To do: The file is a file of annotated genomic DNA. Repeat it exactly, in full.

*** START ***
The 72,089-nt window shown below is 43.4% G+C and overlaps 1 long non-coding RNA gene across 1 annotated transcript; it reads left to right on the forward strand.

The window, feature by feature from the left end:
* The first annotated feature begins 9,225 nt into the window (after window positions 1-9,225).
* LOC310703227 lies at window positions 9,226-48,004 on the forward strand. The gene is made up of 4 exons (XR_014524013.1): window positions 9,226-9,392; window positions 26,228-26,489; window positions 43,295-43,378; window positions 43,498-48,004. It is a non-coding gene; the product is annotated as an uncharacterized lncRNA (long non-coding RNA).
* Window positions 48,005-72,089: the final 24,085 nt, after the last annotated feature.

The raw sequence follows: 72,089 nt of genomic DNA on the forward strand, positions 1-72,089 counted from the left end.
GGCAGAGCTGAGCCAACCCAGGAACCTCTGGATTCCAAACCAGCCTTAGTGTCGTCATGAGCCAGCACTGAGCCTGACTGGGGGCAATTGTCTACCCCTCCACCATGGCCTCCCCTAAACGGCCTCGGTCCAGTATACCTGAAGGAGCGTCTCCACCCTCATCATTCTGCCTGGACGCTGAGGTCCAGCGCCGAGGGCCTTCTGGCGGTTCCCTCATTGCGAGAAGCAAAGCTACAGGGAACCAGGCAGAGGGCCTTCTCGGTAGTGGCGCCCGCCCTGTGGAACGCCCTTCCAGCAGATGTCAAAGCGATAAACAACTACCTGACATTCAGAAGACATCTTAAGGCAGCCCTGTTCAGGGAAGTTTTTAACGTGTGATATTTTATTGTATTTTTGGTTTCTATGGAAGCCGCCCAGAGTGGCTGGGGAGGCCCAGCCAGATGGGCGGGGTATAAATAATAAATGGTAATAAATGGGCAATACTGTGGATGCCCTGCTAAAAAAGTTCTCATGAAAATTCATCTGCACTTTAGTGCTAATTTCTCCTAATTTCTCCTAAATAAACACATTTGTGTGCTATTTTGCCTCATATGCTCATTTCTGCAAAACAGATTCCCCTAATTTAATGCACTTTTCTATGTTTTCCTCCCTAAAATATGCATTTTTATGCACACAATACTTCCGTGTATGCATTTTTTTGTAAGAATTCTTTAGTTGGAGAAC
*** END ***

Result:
The 72,089-nt window shown below is 43.4% G+C and overlaps 1 long non-coding RNA gene across 1 annotated transcript; it reads left to right on the forward strand.

The window, feature by feature from the left end:
* The first annotated feature begins 9,225 nt into the window (after window positions 1-9,225).
* LOC310703227 lies at window positions 9,226-48,004 on the forward strand. The gene is made up of 4 exons (XR_014524013.1): window positions 9,226-9,392; window positions 26,228-26,489; window positions 43,295-43,378; window positions 43,498-48,004. It is a non-coding gene; the product is annotated as an uncharacterized lncRNA (long non-coding RNA).
* Window positions 48,005-72,089: the final 24,085 nt, after the last annotated feature.

The raw sequence follows: 72,089 nt of genomic DNA on the forward strand, positions 1-72,089 counted from the left end.
GGCAGAGCTGAGCCAACCCAGGAACCTCTGGATTCCAAACCAGCCTTAGTGTCGTCATGAGCCAGCACTGAGCCTGACTGGGGGCAATTGTCTACCCCTCCACCATGGCCTCCCCTAAACGGCCTCGGTCCAGTATACCTGAAGGAGCGTCTCCACCCTCATCATTCTGCCTGGACGCTGAGGTCCAGCGCCGAGGGCCTTCTGGCGGTTCCCTCATTGCGAGAAGCAAAGCTACAGGGAACCAGGCAGAGGGCCTTCTCGGTAGTGGCGCCCGCCCTGTGGAACGCCCTTCCAGCAGATGTCAAAGCGATAAACAACTACCTGACATTCAGAAGACATCTTAAGGCAGCCCTGTTCAGGGAAGTTTTTAACGTGTGATATTTTATTGTATTTTTGGTTTCTATGGAAGCCGCCCAGAGTGGCTGGGGAGGCCCAGCCAGATGGGCGGGGTATAAATAATAAATGGTAATAAATGGGCAATACTGTGGATGCCCTGCTAAAAAAGTTCTCATGAAAATTCATCTGCACTTTAGTGCTAATTTCTCCTAATTTCTCCTAAATAAACACATTTGTGTGCTATTTTGCCTCATATGCTCATTTCTGCAAAACAGATTCCCCTAATTTAATGCACTTTTCTATGTTTTCCTCCCTAAAATATGCATTTTTATGCACACAATACTTCCGTGTATGCATTTTTTTGTAAGAATTCTTTAGTTGGAGAAC